WILL Atenton (Daniel Craig) is a successful publisher in Manhattan who abandons the city to spend more time with his wife Libby (Rachel Weisz) and daughters Dee Dee and Trish in the suburbs.

While reconnecting with his family, Will learns their home was once a murder scene, where a mother and her brood were slain at the hands of a wrathful husband. Ann Paterson (Naomi Watts) and her teenage daughter Chloe (Rachel G Fox), who live across the street, clearly know something about the horrific case but are reluctant to speak to Will.

Then a mysterious stranger begins to spy on the Atentons, compelling Will and Libby to piece together the clues.

Dream House is, alas, more of a nightmare for everyone involved. Jim Sheridan’s suspense film creaks with familiarity, applying the same plot mechanics as Shutter Island and John Carpenter’s The Ward. The inexpressiveness of leading man Craig does the film few favours. His stricken hero is neither endearing nor sympathetic and we couldn’t care a jot if he unravels the mystery of his New England townhouse. Weisz and Watts are poorly served, unable to find any emotional depth in their two-dimensional heroines. The histrionics of the fiery finale don’t make a great deal of sense but since Craig is as wooden as the homestead with so many dark secrets, at least there’s the tantalising possibility of his crusading father going up in flames.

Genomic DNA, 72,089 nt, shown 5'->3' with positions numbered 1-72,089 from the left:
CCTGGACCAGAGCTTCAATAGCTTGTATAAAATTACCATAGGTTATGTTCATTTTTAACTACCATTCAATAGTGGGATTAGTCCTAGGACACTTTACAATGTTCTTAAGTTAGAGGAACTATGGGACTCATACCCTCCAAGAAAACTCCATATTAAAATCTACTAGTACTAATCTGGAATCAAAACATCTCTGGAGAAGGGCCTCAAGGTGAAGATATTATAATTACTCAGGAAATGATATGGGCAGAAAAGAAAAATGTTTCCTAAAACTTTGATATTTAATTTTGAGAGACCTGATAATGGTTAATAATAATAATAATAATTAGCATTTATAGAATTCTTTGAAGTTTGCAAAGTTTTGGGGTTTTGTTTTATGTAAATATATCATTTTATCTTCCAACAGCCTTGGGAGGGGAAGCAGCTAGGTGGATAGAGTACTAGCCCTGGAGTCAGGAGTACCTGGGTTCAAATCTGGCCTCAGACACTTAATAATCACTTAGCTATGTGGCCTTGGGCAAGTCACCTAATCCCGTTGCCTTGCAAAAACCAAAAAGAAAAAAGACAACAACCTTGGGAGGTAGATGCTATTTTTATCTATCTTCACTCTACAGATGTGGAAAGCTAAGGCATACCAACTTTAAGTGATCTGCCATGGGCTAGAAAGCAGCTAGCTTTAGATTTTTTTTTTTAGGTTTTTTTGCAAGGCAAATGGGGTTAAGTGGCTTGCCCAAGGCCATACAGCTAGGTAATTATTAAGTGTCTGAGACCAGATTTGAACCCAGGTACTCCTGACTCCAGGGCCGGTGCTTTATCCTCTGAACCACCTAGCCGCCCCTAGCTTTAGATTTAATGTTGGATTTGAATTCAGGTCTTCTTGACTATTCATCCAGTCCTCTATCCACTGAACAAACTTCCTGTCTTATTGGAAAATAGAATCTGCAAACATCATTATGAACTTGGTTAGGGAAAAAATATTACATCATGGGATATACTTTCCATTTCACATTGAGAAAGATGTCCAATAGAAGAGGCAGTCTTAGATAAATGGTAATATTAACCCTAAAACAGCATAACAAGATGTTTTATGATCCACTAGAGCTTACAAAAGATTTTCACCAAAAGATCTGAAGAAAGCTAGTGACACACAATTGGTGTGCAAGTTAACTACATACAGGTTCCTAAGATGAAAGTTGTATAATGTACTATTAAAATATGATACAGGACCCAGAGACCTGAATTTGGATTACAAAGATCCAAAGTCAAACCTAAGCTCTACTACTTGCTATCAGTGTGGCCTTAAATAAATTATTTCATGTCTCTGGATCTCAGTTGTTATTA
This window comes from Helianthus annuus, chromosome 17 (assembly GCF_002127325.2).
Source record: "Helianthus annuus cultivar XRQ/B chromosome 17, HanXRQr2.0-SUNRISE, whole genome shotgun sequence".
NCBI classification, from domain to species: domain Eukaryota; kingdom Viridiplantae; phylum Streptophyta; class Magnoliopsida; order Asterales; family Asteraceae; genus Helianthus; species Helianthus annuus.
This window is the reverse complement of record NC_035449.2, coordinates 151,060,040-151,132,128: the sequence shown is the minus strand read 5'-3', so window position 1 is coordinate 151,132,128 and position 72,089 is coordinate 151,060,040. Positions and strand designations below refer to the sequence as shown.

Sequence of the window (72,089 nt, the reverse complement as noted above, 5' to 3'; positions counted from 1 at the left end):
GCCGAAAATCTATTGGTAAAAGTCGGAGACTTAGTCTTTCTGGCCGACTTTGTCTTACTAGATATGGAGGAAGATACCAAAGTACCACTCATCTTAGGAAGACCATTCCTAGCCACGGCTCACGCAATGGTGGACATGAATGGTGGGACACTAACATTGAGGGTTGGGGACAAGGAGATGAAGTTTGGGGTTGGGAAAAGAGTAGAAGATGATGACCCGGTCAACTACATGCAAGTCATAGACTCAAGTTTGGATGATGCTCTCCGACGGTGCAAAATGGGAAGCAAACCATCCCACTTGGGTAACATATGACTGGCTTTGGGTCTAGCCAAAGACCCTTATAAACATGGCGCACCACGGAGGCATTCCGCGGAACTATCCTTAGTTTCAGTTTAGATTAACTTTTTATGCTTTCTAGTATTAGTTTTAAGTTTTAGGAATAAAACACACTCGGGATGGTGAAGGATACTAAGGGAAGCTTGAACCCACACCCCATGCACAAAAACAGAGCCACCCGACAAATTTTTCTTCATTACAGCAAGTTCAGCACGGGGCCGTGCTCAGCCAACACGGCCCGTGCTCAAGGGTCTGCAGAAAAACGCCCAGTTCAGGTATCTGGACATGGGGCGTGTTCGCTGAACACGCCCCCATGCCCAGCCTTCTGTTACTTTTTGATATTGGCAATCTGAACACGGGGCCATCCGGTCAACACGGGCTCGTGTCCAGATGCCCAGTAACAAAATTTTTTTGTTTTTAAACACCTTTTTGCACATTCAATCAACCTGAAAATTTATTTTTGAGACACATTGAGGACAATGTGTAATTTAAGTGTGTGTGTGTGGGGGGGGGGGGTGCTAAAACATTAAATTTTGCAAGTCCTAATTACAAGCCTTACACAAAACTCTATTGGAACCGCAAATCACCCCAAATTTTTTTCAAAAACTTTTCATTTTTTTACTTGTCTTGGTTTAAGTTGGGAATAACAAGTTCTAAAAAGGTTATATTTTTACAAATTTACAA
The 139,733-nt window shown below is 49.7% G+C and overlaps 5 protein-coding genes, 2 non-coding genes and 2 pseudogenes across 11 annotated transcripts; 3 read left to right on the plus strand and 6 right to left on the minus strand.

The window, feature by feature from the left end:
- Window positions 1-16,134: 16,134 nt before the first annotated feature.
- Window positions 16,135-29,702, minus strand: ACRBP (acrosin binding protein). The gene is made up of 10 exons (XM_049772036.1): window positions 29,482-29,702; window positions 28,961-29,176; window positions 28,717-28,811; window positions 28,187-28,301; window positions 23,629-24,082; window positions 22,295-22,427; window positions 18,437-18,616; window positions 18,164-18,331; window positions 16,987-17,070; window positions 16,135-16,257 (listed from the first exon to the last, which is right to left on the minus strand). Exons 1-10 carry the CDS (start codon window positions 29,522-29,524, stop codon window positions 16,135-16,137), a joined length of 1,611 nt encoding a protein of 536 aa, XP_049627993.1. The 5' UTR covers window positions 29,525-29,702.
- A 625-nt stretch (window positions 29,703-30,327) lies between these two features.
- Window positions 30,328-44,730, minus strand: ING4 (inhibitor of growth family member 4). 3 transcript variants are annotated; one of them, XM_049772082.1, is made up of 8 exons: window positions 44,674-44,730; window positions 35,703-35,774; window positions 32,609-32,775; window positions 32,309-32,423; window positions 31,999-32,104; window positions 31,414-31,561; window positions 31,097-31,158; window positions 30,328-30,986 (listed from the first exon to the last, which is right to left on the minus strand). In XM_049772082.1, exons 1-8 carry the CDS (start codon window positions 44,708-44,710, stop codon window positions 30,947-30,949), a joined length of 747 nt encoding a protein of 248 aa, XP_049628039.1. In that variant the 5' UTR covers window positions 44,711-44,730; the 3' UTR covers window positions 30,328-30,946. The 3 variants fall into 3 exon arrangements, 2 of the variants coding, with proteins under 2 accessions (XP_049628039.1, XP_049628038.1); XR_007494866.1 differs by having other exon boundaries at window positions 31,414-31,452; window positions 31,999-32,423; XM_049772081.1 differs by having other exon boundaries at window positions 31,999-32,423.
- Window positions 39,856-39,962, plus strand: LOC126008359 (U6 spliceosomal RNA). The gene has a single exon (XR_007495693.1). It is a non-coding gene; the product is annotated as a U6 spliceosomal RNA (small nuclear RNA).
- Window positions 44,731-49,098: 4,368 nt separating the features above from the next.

Romantics Anonymous (15)

JEAN-Rene (Benoit Poelvoorde) is the socially awkward boss of an ailing chocolate factory who exudes an air of confidence but is timid as a mouse with the opposite sex. Indeed, he is in counselling to boost his self-belief, sharing woes with his understanding therapist.

Angelique (Isabelle Carre) secures a position as a saleswoman for the factory, mistakenly believing that she had been applying for a job as a chocolate maker.

Unable to shatter her new boss’s hopes, she tries to flog the factory’s wares but it quickly becomes clear her new workplace is heading for financial ruin.

Unbeknown to Jean-Rene, Angelique happens to be a talented, hermetic chocolate maker responsible for the dreamiest soft centres and pralines in the whole of Paris. Under her secretive pseudonym, she throws the business a lifeline by creating a daring new line of confectionery, which ignites Jean-Rene’s dormant desires.

Romantics Anonymous is a moreish, offbeat comedy about two social misfits brought together by the sensual delights of chocolate with strong performances from Poelvoorde and Carre, who are sweetly matched.